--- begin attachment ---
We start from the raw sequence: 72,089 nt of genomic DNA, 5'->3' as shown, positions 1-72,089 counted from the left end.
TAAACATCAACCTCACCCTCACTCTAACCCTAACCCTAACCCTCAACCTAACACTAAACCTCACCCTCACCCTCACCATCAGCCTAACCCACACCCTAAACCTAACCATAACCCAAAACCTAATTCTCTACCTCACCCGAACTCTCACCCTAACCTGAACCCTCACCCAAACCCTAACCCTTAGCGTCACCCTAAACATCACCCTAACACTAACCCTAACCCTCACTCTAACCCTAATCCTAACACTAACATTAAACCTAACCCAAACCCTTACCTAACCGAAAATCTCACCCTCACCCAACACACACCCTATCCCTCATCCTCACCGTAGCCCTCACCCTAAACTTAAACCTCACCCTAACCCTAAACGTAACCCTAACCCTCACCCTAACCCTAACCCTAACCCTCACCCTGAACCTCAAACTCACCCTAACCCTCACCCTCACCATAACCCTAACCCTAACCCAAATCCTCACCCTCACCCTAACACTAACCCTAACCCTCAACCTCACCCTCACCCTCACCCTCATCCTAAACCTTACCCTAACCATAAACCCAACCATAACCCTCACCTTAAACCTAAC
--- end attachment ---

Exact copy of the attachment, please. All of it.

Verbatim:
We start from the raw sequence: 72,089 nt of genomic DNA, 5'->3' as shown, positions 1-72,089 counted from the left end.
TAAACATCAACCTCACCCTCACTCTAACCCTAACCCTAACCCTCAACCTAACACTAAACCTCACCCTCACCCTCACCATCAGCCTAACCCACACCCTAAACCTAACCATAACCCAAAACCTAATTCTCTACCTCACCCGAACTCTCACCCTAACCTGAACCCTCACCCAAACCCTAACCCTTAGCGTCACCCTAAACATCACCCTAACACTAACCCTAACCCTCACTCTAACCCTAATCCTAACACTAACATTAAACCTAACCCAAACCCTTACCTAACCGAAAATCTCACCCTCACCCAACACACACCCTATCCCTCATCCTCACCGTAGCCCTCACCCTAAACTTAAACCTCACCCTAACCCTAAACGTAACCCTAACCCTCACCCTAACCCTAACCCTAACCCTCACCCTGAACCTCAAACTCACCCTAACCCTCACCCTCACCATAACCCTAACCCTAACCCAAATCCTCACCCTCACCCTAACACTAACCCTAACCCTCAACCTCACCCTCACCCTCACCCTCATCCTAAACCTTACCCTAACCATAAACCCAACCATAACCCTCACCTTAAACCTAAC